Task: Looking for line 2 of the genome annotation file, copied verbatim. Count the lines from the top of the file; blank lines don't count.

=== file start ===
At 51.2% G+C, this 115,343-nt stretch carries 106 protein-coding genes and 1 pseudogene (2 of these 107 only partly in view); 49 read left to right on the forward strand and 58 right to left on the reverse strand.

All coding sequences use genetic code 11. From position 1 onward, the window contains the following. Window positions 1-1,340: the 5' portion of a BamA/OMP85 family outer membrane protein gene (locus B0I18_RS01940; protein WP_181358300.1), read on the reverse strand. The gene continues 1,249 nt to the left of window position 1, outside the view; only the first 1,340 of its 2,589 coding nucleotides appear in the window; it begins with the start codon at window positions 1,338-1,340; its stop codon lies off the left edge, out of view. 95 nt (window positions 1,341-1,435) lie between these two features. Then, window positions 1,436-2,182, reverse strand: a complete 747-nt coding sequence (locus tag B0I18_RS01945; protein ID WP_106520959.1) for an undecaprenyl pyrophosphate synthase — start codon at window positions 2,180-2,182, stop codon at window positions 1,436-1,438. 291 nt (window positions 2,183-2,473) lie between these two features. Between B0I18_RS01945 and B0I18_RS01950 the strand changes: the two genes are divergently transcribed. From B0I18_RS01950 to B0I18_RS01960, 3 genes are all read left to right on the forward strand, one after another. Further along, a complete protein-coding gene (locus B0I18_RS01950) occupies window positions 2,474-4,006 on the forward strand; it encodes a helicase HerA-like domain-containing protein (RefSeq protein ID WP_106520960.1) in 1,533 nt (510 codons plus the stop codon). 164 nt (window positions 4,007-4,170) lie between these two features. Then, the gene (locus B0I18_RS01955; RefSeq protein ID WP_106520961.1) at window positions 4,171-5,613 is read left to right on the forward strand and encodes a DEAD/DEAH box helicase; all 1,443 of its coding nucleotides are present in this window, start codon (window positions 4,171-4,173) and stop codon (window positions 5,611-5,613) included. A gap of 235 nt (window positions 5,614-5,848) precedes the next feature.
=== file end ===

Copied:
All coding sequences use genetic code 11. From position 1 onward, the window contains the following. Window positions 1-1,340: the 5' portion of a BamA/OMP85 family outer membrane protein gene (locus B0I18_RS01940; protein WP_181358300.1), read on the reverse strand. The gene continues 1,249 nt to the left of window position 1, outside the view; only the first 1,340 of its 2,589 coding nucleotides appear in the window; it begins with the start codon at window positions 1,338-1,340; its stop codon lies off the left edge, out of view. 95 nt (window positions 1,341-1,435) lie between these two features. Then, window positions 1,436-2,182, reverse strand: a complete 747-nt coding sequence (locus tag B0I18_RS01945; protein ID WP_106520959.1) for an undecaprenyl pyrophosphate synthase — start codon at window positions 2,180-2,182, stop codon at window positions 1,436-1,438. 291 nt (window positions 2,183-2,473) lie between these two features. Between B0I18_RS01945 and B0I18_RS01950 the strand changes: the two genes are divergently transcribed. From B0I18_RS01950 to B0I18_RS01960, 3 genes are all read left to right on the forward strand, one after another. Further along, a complete protein-coding gene (locus B0I18_RS01950) occupies window positions 2,474-4,006 on the forward strand; it encodes a helicase HerA-like domain-containing protein (RefSeq protein ID WP_106520960.1) in 1,533 nt (510 codons plus the stop codon). 164 nt (window positions 4,007-4,170) lie between these two features. Then, the gene (locus B0I18_RS01955; RefSeq protein ID WP_106520961.1) at window positions 4,171-5,613 is read left to right on the forward strand and encodes a DEAD/DEAH box helicase; all 1,443 of its coding nucleotides are present in this window, start codon (window positions 4,171-4,173) and stop codon (window positions 5,611-5,613) included. A gap of 235 nt (window positions 5,614-5,848) precedes the next feature.